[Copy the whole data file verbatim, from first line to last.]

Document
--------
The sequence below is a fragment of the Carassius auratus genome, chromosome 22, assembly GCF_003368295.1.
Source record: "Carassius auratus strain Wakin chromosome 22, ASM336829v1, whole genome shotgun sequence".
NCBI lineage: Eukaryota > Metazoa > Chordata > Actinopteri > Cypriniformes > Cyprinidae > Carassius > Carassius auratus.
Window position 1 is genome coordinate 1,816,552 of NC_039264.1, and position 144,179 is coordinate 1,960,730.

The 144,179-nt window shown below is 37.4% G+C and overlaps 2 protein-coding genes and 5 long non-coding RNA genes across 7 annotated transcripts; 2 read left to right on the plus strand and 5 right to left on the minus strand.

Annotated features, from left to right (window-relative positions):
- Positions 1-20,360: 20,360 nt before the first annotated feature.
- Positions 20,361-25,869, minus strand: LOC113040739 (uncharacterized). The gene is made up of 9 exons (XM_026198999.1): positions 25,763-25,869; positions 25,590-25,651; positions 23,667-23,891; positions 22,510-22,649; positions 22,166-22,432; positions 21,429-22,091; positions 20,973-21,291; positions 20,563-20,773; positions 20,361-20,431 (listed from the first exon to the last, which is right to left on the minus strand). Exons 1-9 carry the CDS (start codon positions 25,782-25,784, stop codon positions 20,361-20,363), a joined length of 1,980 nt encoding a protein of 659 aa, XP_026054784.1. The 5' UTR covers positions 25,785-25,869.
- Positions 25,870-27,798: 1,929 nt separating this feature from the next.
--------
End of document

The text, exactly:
The sequence below is a fragment of the Carassius auratus genome, chromosome 22, assembly GCF_003368295.1.
Source record: "Carassius auratus strain Wakin chromosome 22, ASM336829v1, whole genome shotgun sequence".
NCBI lineage: Eukaryota > Metazoa > Chordata > Actinopteri > Cypriniformes > Cyprinidae > Carassius > Carassius auratus.
Window position 1 is genome coordinate 1,816,552 of NC_039264.1, and position 144,179 is coordinate 1,960,730.

The 144,179-nt window shown below is 37.4% G+C and overlaps 2 protein-coding genes and 5 long non-coding RNA genes across 7 annotated transcripts; 2 read left to right on the plus strand and 5 right to left on the minus strand.

Annotated features, from left to right (window-relative positions):
- Positions 1-20,360: 20,360 nt before the first annotated feature.
- Positions 20,361-25,869, minus strand: LOC113040739 (uncharacterized). The gene is made up of 9 exons (XM_026198999.1): positions 25,763-25,869; positions 25,590-25,651; positions 23,667-23,891; positions 22,510-22,649; positions 22,166-22,432; positions 21,429-22,091; positions 20,973-21,291; positions 20,563-20,773; positions 20,361-20,431 (listed from the first exon to the last, which is right to left on the minus strand). Exons 1-9 carry the CDS (start codon positions 25,782-25,784, stop codon positions 20,361-20,363), a joined length of 1,980 nt encoding a protein of 659 aa, XP_026054784.1. The 5' UTR covers positions 25,785-25,869.
- Positions 25,870-27,798: 1,929 nt separating this feature from the next.